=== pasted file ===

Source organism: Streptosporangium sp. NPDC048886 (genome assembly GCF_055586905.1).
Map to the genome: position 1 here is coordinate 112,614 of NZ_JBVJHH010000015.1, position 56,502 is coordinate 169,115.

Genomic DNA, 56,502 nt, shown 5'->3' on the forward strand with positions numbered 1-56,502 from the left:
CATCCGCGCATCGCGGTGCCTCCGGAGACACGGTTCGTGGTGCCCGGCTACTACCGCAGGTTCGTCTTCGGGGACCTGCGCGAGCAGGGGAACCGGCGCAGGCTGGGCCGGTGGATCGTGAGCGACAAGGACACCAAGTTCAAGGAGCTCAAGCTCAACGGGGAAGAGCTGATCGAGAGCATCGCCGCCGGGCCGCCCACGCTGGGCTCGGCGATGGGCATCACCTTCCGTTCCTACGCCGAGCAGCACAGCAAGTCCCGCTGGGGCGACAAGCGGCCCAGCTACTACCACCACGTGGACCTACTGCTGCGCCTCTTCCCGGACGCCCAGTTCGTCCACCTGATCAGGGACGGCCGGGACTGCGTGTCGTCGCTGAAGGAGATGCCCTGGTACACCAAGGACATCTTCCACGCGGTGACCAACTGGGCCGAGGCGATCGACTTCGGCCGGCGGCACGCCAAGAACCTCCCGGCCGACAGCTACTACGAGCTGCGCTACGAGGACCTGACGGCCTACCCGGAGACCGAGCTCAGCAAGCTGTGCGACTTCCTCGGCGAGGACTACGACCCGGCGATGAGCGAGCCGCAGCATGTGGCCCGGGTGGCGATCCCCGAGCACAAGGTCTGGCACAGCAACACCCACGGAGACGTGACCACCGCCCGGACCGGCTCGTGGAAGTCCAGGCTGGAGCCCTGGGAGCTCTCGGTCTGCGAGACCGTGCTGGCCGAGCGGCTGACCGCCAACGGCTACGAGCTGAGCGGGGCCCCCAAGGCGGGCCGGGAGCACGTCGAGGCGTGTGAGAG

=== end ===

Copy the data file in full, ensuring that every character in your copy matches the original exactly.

Source organism: Streptosporangium sp. NPDC048886 (genome assembly GCF_055586905.1).
Map to the genome: position 1 here is coordinate 112,614 of NZ_JBVJHH010000015.1, position 56,502 is coordinate 169,115.

Genomic DNA, 56,502 nt, shown 5'->3' on the forward strand with positions numbered 1-56,502 from the left:
CATCCGCGCATCGCGGTGCCTCCGGAGACACGGTTCGTGGTGCCCGGCTACTACCGCAGGTTCGTCTTCGGGGACCTGCGCGAGCAGGGGAACCGGCGCAGGCTGGGCCGGTGGATCGTGAGCGACAAGGACACCAAGTTCAAGGAGCTCAAGCTCAACGGGGAAGAGCTGATCGAGAGCATCGCCGCCGGGCCGCCCACGCTGGGCTCGGCGATGGGCATCACCTTCCGTTCCTACGCCGAGCAGCACAGCAAGTCCCGCTGGGGCGACAAGCGGCCCAGCTACTACCACCACGTGGACCTACTGCTGCGCCTCTTCCCGGACGCCCAGTTCGTCCACCTGATCAGGGACGGCCGGGACTGCGTGTCGTCGCTGAAGGAGATGCCCTGGTACACCAAGGACATCTTCCACGCGGTGACCAACTGGGCCGAGGCGATCGACTTCGGCCGGCGGCACGCCAAGAACCTCCCGGCCGACAGCTACTACGAGCTGCGCTACGAGGACCTGACGGCCTACCCGGAGACCGAGCTCAGCAAGCTGTGCGACTTCCTCGGCGAGGACTACGACCCGGCGATGAGCGAGCCGCAGCATGTGGCCCGGGTGGCGATCCCCGAGCACAAGGTCTGGCACAGCAACACCCACGGAGACGTGACCACCGCCCGGACCGGCTCGTGGAAGTCCAGGCTGGAGCCCTGGGAGCTCTCGGTCTGCGAGACCGTGCTGGCCGAGCGGCTGACCGCCAACGGCTACGAGCTGAGCGGGGCCCCCAAGGCGGGCCGGGAGCACGTCGAGGCGTGTGAGAG